September 25 – Our Churches: Emphasis on Prayer

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Is Prayer a Priority in Your Church?

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Several years ago the Christian researchers in the Barna Group sampled 614 senior pastors of Protestant churches. These ministers were asked to identify the top three ministry priorities for their church in the ensuing year. Their responses were so diverse that not one single ministry emphasis was listed by even half of the church leaders.

Overall, the research analysts found that the pastors aligned in three distinct levels of priority. A dozen activities were listed for them to respond to. Most frequently mentioned were discipleship and spiritual development, evangelism and outreach, and preaching. The second level of priorities included congregational care efforts, such as visitation and counseling, ministry to teens and young adults, worship, missions, community service, ministry to children, and congregational fellowship. The two that ranked lowest on the list were ministry to families and prayer. Prayer received a 3 percent response.

What makes the pastoral response interesting is how prayer is the most common faith practice among American adults, again according to Barna several years later.

The late British Pastor Francis Dixon, evangelist and founder of Words of Life Ministries, said, “There is only one real problem in the church of God these days, and that is the prayer life of the church.” He said prayer is the whole life of the church, adding that “all our difficulties would melt away if that prayer life were to become vital, powerful, and, in a word, revived.”

R.A. Torry was an American evangelist, pastor, educator, and writer at the turn of the 20th century. He wrote, “The devil is perfectly willing that the Church should multiply its organization and its deftly contrived machinery for the conquest of the world for Christ, if it will only give up praying. … Satan laughs softly, as he looks at the Church today, and says under his breath: ‘You can have your Sunday schools, your YMCAs… your grand choirs, and your fine organs, and your brilliant preachers… as long as you do not bring into them the power of Almighty God, sought and obtained by earnest, persistent, believing, mighty prayers.’”.

So why aren’t churches praying?

Daniel Henderson, president of Strategic Resources, an organization committed to prayer-based revitalization for churches, says he has discovered basic reasons why pastors are reluctant to lead the way to a dynamic prayer ministry in the local church. Among the reasons, he noted that “many grew up in a prayerless church environment, most were trained in a prayerless educational process, some are not sure how to lead effective and life-changing prayer experiences.”

Henderson says since society in America values strong leadership, dynamic programming, entertaining services, and impressive technologies, many pastors don’t go “against the grain.” They are aware that some church members consider it a waste of time to spend energy attending a prayer meeting. In addition, every pastor is a target of Satan, who wants the Holy Spirit to have very little impact on them. And there are pastors who struggle with a prayerless personal life.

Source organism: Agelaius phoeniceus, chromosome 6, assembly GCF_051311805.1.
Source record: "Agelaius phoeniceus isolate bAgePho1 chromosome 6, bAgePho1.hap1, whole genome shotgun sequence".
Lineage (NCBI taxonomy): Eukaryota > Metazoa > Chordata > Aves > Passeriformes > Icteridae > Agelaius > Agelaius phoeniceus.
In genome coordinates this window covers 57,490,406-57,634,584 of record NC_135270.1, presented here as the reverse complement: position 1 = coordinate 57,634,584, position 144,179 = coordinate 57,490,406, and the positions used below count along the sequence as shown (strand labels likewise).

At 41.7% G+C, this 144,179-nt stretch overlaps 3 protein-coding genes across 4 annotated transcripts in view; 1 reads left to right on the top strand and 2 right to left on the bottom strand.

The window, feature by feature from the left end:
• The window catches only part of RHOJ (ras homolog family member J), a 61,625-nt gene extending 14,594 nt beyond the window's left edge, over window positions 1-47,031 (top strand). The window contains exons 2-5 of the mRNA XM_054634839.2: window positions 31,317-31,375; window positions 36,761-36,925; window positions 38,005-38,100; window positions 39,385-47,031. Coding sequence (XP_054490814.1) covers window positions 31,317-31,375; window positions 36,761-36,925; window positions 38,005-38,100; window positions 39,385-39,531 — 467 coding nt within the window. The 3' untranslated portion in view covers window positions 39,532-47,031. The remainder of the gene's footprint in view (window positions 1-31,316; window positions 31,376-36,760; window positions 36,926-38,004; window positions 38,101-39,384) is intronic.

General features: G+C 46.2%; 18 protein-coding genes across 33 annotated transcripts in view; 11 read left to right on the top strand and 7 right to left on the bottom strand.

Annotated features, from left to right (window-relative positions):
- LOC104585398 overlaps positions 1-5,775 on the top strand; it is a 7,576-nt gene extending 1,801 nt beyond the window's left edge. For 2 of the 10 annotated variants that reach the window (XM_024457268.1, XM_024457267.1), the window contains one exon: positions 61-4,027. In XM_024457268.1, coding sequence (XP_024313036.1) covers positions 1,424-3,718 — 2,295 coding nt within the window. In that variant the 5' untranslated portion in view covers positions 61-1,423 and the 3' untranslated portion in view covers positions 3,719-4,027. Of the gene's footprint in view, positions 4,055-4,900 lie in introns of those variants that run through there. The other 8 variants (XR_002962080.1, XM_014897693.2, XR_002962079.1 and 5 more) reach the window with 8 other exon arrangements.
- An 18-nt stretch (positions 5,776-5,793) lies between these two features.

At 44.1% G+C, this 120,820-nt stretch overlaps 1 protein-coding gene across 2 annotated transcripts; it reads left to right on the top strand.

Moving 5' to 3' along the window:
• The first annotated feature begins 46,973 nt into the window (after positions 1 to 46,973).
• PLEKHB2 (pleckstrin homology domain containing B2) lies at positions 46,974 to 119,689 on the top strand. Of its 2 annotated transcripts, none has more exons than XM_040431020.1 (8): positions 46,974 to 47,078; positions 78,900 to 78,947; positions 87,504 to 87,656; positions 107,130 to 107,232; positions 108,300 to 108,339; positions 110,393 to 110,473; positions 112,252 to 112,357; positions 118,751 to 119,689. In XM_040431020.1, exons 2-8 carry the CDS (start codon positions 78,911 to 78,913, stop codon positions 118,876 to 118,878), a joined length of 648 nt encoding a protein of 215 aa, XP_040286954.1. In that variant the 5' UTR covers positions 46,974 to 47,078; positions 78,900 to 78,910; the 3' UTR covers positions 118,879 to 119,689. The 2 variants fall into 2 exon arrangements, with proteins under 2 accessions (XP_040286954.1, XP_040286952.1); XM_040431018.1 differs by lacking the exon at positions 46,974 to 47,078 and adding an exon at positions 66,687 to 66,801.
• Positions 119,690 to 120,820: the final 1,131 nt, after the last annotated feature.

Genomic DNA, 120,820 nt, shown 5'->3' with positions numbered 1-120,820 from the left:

In Acts 4, the early Christians were gathered along with Peter and John who had just faced interrogation from the high priest, elders, and scribes. When they heard the account of what happened, they determined that they, too, needed the same courage and they gathered together to pray. Verse 31 says, “And when they had prayed, the place in which they were gathered together was shaken, and they were filled with the Holy Spirit and continued to speak the word of God with boldness.” 

Marshall Segal, writer and managing editor at Desiring God, writes, “The soul of any Christian rises or falls with secret prayer, but it is not good for man to only pray alone.” The apostle Paul sought out the prayers of fellow believers in the church at Corinth when he wrote, “You also must help us by prayer, so that many will give thanks on our behalf for the blessing granted us through the prayers of many” (2 Corinthians 1:11). 

Segal says, “While the whole world restlessly runs ahead to the next event, plagued by anxiety about the future, linger uncomfortably long over all the good that God has done for you.” And, he says, do this with others, together. “Let your prayers strengthen someone else’s hope, and let their prayers strengthen yours.”

God receives, hears, and answers prayer. He longs for His people to come and speak with Him. “Another angel came and stood at the altar with a golden censer, and he was given much incense to offer with the prayers of all the saints on the golden altar before the throne, and the smoke of the incense, with the prayers of the saints, rose before God from the hand of the angel” (Revelation 8:3-4).

How then should we pray? 

  • For the leaders of churches and congregations nationwide to recognize the need for prayer, personally and as the body of Christ.
  • That the prayer life of your pastors would be vital, strong, and relentless.
  • That pastors and staff members would turn to prayer in both worship and administration.
  • That ministers would seek the Lord and be open to direction from His Holy Spirit regarding the inclusion of more information about prayer—and more praying—in the local church.
  • For a nationwide revival of interest in prayer, corporately and individually.

See previous Pray 7 daily featured readings.

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